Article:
A popular tag on social networks includes the art of Django Nokes in the dark art category. However we’re not convinced by such a “harsh” definition, because in his works (drawings that look like engravings), Django includes a world of inspirations that draw from his cultural background, splatter and horror movies, metal and electronic music, old postcards and a lot of himself.
Because, as he says in this interview for Tattoo Life: “I believe that art is a common good, a fundamental expressive tool which everyone should embrace”.
Django, shall we start by introducing you to our Tattoo Life readers?
Sure! My name is Django Nokes, which isn’t a pseudonym or linked to any famous western films; it’s my real name, and I come from England. I’ve lived in Italy for many years, where I’ve had the good fortune to live and work.
I believe your profile appears under the “darkart” hashtag. What’s it like to be included in this category? What characterizes your interpretation of “dark”?
In the Instagram community, the darkart tag groups amazing illustrators from all over the world who have a dark, obscure, mystical, and mysterious style, with somewhat romantic connotations as well. I believe my art can be understood from that standpoint.
What techniques do you usually use?
I use a variety of techniques, from drawing by hand to doing image editing of vintage postcards to making collages, because I really like to experiment and mix techniques without focusing on just one style.
What is your connection to tattoo art? I saw some illustrations of yours that I think are linked to tattooing.
Tattooing has definitely been a great source of inspiration for me, and it’s had an important influence on my work. As I was saying before, I really like to experiment and also explore different artistic scenarios. I have made illustrations that have been used for tattoos and have had the opportunity to collaborate with Giacomo 6dita, my friend and tattooist from Padua.
Where are you currently living and working? I know that you recently showed your work at an exhibit in Los Angeles. Could you tell me where that was, and which pieces were chosen for the exhibit?
I live and work in a small seaside town in the province of Livorno, called Castiglioncello. One part of my work takes place at my desk at home, amongst sheets of paper, pencils, and my computer. The other part is done in the laboratory I have near my home, which I also use to show my work. I had the honor of being chosen by the Darkart&craft group to participate in the “From Ash to Flame” event at the Dark Art Emporium in Los Angeles. The artists who showed their work were chosen from Instagram, and included names like Dylan XVX, Adrian Baxter, Blial Cabal, and Legerdemain. I showed 2 large pieces: “Prophet of Ruin” and “The Hunter”.
How do your pieces emerge, and what inspires you? There are some very eclectic
sparks in your pieces which seem to be ever-changing, so defining your creativity as just ‘dark’ seems a bit limiting. Would you agree?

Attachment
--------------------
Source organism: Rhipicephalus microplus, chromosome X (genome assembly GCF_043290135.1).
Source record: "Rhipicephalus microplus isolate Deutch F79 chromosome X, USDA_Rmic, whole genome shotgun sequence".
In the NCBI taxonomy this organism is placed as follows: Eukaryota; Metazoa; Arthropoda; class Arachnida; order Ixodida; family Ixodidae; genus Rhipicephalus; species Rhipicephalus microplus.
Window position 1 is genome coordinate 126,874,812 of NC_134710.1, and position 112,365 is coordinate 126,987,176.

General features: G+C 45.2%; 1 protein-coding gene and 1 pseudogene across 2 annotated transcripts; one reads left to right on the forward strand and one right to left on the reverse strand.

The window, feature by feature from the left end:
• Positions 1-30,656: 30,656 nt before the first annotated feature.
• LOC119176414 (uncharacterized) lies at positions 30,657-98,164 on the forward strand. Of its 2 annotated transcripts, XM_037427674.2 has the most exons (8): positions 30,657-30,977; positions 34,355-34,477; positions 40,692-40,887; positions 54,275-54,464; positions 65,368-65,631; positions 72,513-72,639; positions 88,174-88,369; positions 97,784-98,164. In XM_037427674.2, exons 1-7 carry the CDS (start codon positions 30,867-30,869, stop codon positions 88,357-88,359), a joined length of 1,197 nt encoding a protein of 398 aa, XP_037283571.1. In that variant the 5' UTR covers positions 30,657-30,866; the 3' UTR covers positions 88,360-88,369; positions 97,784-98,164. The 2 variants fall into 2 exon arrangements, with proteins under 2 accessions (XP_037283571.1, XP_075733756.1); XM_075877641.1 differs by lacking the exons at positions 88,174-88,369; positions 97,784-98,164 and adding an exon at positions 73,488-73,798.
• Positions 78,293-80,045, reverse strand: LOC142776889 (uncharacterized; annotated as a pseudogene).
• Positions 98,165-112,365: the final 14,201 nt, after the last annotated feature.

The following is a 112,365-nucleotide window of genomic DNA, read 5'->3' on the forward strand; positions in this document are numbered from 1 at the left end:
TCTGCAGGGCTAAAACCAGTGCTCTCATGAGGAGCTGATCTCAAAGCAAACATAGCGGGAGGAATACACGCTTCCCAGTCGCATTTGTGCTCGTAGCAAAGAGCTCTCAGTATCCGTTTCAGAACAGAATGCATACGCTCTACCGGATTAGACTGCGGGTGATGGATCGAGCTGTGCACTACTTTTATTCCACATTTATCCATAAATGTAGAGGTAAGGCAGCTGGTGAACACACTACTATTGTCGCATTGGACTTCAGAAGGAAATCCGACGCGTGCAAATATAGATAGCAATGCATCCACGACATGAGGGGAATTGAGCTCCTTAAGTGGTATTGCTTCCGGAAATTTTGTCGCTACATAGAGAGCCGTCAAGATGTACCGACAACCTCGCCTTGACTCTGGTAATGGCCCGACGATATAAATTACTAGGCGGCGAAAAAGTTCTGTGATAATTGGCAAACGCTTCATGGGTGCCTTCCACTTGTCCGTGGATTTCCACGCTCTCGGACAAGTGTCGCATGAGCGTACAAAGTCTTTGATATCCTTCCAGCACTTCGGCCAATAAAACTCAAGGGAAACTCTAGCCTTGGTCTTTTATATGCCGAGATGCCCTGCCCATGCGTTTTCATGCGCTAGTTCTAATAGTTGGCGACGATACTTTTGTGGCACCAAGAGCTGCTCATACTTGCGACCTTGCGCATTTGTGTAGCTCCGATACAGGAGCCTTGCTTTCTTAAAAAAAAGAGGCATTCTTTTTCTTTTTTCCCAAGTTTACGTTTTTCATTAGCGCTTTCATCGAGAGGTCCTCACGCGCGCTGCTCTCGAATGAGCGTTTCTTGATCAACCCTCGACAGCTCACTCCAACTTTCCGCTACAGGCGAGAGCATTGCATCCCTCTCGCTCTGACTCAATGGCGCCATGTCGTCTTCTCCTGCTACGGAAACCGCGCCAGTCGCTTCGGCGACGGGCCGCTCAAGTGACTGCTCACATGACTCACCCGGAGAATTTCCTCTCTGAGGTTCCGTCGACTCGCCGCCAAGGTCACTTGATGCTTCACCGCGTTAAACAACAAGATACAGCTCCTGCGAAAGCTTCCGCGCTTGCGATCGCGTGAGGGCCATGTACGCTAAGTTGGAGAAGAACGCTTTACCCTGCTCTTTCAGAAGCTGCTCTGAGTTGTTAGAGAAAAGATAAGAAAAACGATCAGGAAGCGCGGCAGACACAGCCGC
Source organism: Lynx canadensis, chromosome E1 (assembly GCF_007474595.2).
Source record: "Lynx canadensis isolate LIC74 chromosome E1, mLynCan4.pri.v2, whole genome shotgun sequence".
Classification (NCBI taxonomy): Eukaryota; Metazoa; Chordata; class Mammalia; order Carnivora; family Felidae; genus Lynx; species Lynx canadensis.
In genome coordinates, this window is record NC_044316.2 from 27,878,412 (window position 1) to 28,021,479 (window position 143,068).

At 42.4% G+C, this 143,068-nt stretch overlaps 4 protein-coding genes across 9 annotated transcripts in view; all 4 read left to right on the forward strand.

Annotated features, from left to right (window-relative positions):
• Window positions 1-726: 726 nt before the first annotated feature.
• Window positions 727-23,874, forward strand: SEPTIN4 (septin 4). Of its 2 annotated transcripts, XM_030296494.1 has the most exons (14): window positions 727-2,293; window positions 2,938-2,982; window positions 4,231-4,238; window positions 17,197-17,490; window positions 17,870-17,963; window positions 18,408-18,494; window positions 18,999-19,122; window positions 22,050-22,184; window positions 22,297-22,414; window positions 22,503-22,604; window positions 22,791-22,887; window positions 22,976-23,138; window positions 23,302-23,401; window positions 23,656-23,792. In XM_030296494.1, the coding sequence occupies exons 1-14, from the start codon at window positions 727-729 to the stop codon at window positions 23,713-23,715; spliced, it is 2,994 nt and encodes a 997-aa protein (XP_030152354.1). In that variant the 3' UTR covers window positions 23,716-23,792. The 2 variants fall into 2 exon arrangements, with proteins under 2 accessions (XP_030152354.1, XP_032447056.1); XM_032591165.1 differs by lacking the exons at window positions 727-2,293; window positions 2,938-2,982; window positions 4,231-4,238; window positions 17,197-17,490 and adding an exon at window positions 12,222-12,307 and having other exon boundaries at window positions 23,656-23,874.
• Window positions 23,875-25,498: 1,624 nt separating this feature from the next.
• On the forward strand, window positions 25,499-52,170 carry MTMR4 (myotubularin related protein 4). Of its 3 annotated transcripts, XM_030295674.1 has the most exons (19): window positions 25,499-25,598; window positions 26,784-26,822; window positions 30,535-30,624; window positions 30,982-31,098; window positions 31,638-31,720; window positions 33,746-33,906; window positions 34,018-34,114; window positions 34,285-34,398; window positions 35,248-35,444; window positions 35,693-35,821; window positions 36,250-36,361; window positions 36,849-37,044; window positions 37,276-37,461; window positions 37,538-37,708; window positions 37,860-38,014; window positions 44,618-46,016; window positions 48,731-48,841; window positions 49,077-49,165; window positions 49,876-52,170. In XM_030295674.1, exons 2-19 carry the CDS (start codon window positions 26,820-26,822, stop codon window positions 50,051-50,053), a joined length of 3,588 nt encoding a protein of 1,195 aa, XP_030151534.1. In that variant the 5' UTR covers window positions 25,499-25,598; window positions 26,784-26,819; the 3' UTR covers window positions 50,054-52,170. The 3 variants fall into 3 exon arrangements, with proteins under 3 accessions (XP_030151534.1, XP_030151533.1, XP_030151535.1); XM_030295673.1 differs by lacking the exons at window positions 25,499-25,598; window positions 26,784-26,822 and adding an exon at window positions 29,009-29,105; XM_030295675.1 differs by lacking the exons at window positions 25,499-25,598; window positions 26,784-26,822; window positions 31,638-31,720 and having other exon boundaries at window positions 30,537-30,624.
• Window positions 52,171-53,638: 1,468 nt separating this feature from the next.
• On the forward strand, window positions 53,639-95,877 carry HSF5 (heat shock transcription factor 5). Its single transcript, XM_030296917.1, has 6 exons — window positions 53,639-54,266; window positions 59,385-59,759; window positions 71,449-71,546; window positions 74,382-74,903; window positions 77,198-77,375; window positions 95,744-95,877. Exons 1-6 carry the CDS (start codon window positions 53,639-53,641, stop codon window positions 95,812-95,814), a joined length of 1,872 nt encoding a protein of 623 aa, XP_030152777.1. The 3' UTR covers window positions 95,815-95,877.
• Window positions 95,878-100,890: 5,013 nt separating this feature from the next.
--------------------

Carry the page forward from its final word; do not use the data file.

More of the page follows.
Music and cinema have really influenced my life. Ever since I was little, I’ve been attracted by everything that has to do with the horror or splatter genre. Directors like Dario Argento, Lucio Fulci, Cronemberg, Raimi, and Lynch have been true pioneers for me. I listen to all kinds of music genres, but I really enjoy metal and electronic – especially with new wave influences. Dark art is just one of the many names you can use to define my works, it’s not the only one. It’s just an adjective that encompasses a given genre.
Do you have an art background?
Yeah, I attended a school in Bedford, England, and in Florence, Italy, where I was able to hone my illustration and image editing techniques. I also worked in the restoration field, and that experience taught me how to make frames for my pieces.
I think it might be difficult for an artist like you to not let yourself be influenced by people who work in a similar way as you, or by the many artists who approach you. What do you think is your distinguishing characteristic?
The great artists of the past were influenced by their contemporaries and by the artists from their past; this is a natural process. Today, the presence of social networks has highlighted this process, but I think that even if a person’s technique often looks similar to another, what distinguishes any work is the artist’s underlying intention, the meaning that originates from their experience, background, and overall vision. And you can understand this only by diving into an artist’s works and deepening your awareness of it, going beyond the superficial gaze. For me, creating my pieces has been a natural and instinctive process.
Often, maybe after watching a movie, I’ll get a new idea and spend the whole night bringing it to life.
Some of the artists from the past who have greatly influenced me include Pete Witkin, Giger, and Gustave Doré. There are definitely artists whose work resembles mine, or vice-versa, but as I was saying this is very natural, I don’t feel like I’m competing with anyone. I believe that art is a common good and a fundamental expressive tool which everyone should embrace.
Got any projects for the near future?
I just finished a series of events in September all around Italy, with exhibitions in Milan, Rome, and Padua. I’ll participate in the Florence Tattoo Convention and will go back to Los Angeles in October for a show at the Lethal Amounts Gallery.